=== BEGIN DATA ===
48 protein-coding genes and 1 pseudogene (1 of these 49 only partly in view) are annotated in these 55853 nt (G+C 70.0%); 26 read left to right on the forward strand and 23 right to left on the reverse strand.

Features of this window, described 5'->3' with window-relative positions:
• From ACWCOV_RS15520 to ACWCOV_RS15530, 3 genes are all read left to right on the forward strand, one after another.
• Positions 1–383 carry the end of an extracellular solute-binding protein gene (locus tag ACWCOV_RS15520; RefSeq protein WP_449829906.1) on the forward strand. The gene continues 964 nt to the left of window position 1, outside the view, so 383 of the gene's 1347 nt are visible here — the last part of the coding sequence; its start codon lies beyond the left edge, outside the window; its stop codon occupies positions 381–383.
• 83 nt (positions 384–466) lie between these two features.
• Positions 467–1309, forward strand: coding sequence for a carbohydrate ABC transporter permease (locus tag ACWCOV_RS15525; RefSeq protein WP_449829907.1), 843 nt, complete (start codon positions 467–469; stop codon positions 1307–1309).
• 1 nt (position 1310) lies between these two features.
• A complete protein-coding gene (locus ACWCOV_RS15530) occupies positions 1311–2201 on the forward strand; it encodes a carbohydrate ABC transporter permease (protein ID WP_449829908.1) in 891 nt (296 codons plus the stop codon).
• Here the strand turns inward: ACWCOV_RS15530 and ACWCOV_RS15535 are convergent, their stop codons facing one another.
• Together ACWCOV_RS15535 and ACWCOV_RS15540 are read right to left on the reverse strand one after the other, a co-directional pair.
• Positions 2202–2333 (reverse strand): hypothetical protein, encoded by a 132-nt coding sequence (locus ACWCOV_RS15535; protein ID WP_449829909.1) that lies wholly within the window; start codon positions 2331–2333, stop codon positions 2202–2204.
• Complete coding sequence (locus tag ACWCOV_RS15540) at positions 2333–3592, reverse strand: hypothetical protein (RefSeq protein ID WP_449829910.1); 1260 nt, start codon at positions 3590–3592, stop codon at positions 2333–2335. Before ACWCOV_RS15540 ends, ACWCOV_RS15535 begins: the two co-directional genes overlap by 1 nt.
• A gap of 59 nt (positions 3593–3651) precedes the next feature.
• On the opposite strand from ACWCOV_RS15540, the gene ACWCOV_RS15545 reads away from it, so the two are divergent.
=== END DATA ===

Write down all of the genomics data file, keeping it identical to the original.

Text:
48 protein-coding genes and 1 pseudogene (1 of these 49 only partly in view) are annotated in these 55853 nt (G+C 70.0%); 26 read left to right on the forward strand and 23 right to left on the reverse strand.

Features of this window, described 5'->3' with window-relative positions:
• From ACWCOV_RS15520 to ACWCOV_RS15530, 3 genes are all read left to right on the forward strand, one after another.
• Positions 1–383 carry the end of an extracellular solute-binding protein gene (locus tag ACWCOV_RS15520; RefSeq protein WP_449829906.1) on the forward strand. The gene continues 964 nt to the left of window position 1, outside the view, so 383 of the gene's 1347 nt are visible here — the last part of the coding sequence; its start codon lies beyond the left edge, outside the window; its stop codon occupies positions 381–383.
• 83 nt (positions 384–466) lie between these two features.
• Positions 467–1309, forward strand: coding sequence for a carbohydrate ABC transporter permease (locus tag ACWCOV_RS15525; RefSeq protein WP_449829907.1), 843 nt, complete (start codon positions 467–469; stop codon positions 1307–1309).
• 1 nt (position 1310) lies between these two features.
• A complete protein-coding gene (locus ACWCOV_RS15530) occupies positions 1311–2201 on the forward strand; it encodes a carbohydrate ABC transporter permease (protein ID WP_449829908.1) in 891 nt (296 codons plus the stop codon).
• Here the strand turns inward: ACWCOV_RS15530 and ACWCOV_RS15535 are convergent, their stop codons facing one another.
• Together ACWCOV_RS15535 and ACWCOV_RS15540 are read right to left on the reverse strand one after the other, a co-directional pair.
• Positions 2202–2333 (reverse strand): hypothetical protein, encoded by a 132-nt coding sequence (locus ACWCOV_RS15535; protein ID WP_449829909.1) that lies wholly within the window; start codon positions 2331–2333, stop codon positions 2202–2204.
• Complete coding sequence (locus tag ACWCOV_RS15540) at positions 2333–3592, reverse strand: hypothetical protein (RefSeq protein ID WP_449829910.1); 1260 nt, start codon at positions 3590–3592, stop codon at positions 2333–2335. Before ACWCOV_RS15540 ends, ACWCOV_RS15535 begins: the two co-directional genes overlap by 1 nt.
• A gap of 59 nt (positions 3593–3651) precedes the next feature.
• On the opposite strand from ACWCOV_RS15540, the gene ACWCOV_RS15545 reads away from it, so the two are divergent.